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Wet Chem Labs - Glassware

Gary in CA

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Getting started in many research labs takes glassware.  The amount of glass used in Organic is serious, less in other specialties.  A new arrival should expect his bench to be stripped when he arrives.  If there is anything in it at all, be grateful.  If any of your lab mates donate to you, be effusively grateful.

Glassware is expensive.  Every single piece you obtain from the storeroom will probably be charged directly to your research account.  It's easy to burn through $2-3 K per month at the storeroom.  It's also hard to pay you more salary when you're busting the budget on glass.

It can easily cost $10-20K to outfit a single researcher with just basics.  Add in a a couple of vacuum pumps, a rotary evaporator, a couple of manifolds, a few desiccators, and the specialized glass that your particular project will require, and it could easily be much more.

Breakage is inevitable.  Your lab will probably have a bench located somewhere with a pile of star-cracked flasks and other pieces that aren't quite destroyed but aren't quite usable either.  So will the other labs in your building.

Old guy trick:  Learn to repair and anneal star-cracked glassware.  It is not hard. The U will have a glass shop and it is smart to make a friend there.  If scientific glassblowing is offered as a course, take it.  If possible, learn to repair and even build more complex tubes and flasks.  But at a barest of minimums, learn to mend star cracks.

A crafty grad student can build an elaborate collection of glass quickly by repairing cast offs.   And a good repairman will always be in demand. It will make you an indispensable and popular member within and without your research group.

I took several courses in glassblowing as an undergrad.  By the third year of my PhD research, my own bench was worth in excess of $100K.  I ran a part-time repair and lending service.  Even other research groups would ask for help on weekends and evenings when the glass shop was closed.  As a bonus, you'll make new friends outside your circle.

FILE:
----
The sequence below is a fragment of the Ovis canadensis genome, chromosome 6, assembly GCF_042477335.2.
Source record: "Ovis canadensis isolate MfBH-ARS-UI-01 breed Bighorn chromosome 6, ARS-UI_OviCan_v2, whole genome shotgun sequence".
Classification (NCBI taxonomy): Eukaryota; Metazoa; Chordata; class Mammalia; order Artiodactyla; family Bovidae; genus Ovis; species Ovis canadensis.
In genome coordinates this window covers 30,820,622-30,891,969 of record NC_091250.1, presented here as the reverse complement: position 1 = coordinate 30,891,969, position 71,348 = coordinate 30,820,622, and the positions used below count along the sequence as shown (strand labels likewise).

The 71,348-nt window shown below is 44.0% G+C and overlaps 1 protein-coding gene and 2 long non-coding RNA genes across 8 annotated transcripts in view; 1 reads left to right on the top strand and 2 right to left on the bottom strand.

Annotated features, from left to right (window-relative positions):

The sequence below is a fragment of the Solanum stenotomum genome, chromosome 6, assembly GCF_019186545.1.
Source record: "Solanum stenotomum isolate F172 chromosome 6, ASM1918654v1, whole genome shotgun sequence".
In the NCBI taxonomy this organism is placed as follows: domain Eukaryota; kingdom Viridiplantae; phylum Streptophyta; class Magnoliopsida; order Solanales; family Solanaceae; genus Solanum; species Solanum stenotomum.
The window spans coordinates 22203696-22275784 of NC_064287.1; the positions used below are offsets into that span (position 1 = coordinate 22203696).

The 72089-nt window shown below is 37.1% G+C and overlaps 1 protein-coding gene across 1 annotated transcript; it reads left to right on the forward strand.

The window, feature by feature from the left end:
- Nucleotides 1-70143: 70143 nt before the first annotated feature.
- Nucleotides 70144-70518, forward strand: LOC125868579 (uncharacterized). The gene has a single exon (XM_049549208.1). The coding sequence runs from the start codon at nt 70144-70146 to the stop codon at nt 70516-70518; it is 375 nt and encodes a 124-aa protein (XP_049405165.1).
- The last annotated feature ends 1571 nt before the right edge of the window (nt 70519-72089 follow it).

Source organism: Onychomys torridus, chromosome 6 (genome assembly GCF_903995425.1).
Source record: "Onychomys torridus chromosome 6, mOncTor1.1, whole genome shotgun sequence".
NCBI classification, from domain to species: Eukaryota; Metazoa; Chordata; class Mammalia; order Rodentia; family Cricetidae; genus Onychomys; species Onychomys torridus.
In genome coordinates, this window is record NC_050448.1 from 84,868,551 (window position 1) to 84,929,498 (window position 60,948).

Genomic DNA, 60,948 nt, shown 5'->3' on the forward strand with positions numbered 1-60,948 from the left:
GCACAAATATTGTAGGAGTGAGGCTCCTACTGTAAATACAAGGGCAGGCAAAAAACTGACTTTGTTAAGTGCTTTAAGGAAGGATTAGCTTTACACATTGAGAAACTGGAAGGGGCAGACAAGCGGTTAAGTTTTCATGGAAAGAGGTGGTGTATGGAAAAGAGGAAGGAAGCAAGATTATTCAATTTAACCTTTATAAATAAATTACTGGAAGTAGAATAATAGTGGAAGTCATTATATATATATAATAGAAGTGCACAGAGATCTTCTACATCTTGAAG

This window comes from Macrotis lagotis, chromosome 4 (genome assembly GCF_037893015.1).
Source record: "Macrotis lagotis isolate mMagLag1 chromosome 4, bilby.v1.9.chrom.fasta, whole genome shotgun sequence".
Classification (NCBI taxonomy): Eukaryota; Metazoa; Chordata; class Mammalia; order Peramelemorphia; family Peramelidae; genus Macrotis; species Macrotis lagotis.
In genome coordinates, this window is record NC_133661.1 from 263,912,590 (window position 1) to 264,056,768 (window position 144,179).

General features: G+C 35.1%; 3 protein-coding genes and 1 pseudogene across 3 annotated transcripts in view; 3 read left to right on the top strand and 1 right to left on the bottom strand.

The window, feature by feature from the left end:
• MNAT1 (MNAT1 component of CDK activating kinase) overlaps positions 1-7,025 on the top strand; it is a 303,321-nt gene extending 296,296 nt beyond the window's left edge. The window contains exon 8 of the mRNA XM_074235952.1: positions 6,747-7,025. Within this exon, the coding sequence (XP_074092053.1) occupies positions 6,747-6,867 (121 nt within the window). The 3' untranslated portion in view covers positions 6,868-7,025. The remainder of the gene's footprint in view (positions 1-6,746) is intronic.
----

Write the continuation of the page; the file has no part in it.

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Having outfitted 2 labs and 3 hoods with glassware and I think you're highly overestimating the cost.


I don't think I could order enough glassware to make $100k- heck, even a good Buchi rotovap and pump is less than $6k, and a good 5 place schlenk line is under $800. Add in a good cold trap and dewar for ~$300. Everything else is quite cheap- I just ordered all the stuff for a new post-doc and a new grad student, and the whole order was under ~$800. And that should be enough glassware for years.


Also, from the accidents I've seen result from improperly "repaired" glassware, I don't think I'd ever consider it worth the risk. It's not hard to stop the glass from leaking, but it's quite difficult to completely erase that area as a weak spot in the glass. And if I'm heating something highly explosive or toxic, or plan to subject it to extremes of temperature or pressure, I want to be very, very sure that it can stand up to them!


Practically, I can think of 1 university in our state that has a glass repair shop. Maybe another two in the surrounding states. And maybe two universities I know of that currently offer a scientific glassblowing course?


And while you can do repairs with a bunsen burner and/or oxy acetylene torch, they're a lot harder, especially when you have no one to help out in learning the techniques.


Round bottom flasks are usually less than $15 (size dependent). Compared to the cost of your time, and the cost of the reagents going in those flasks, it's a minor expense.


Also, when your first topic is removed by the moderators, it might be a reasonable idea to ask *why* before you just repost it. 

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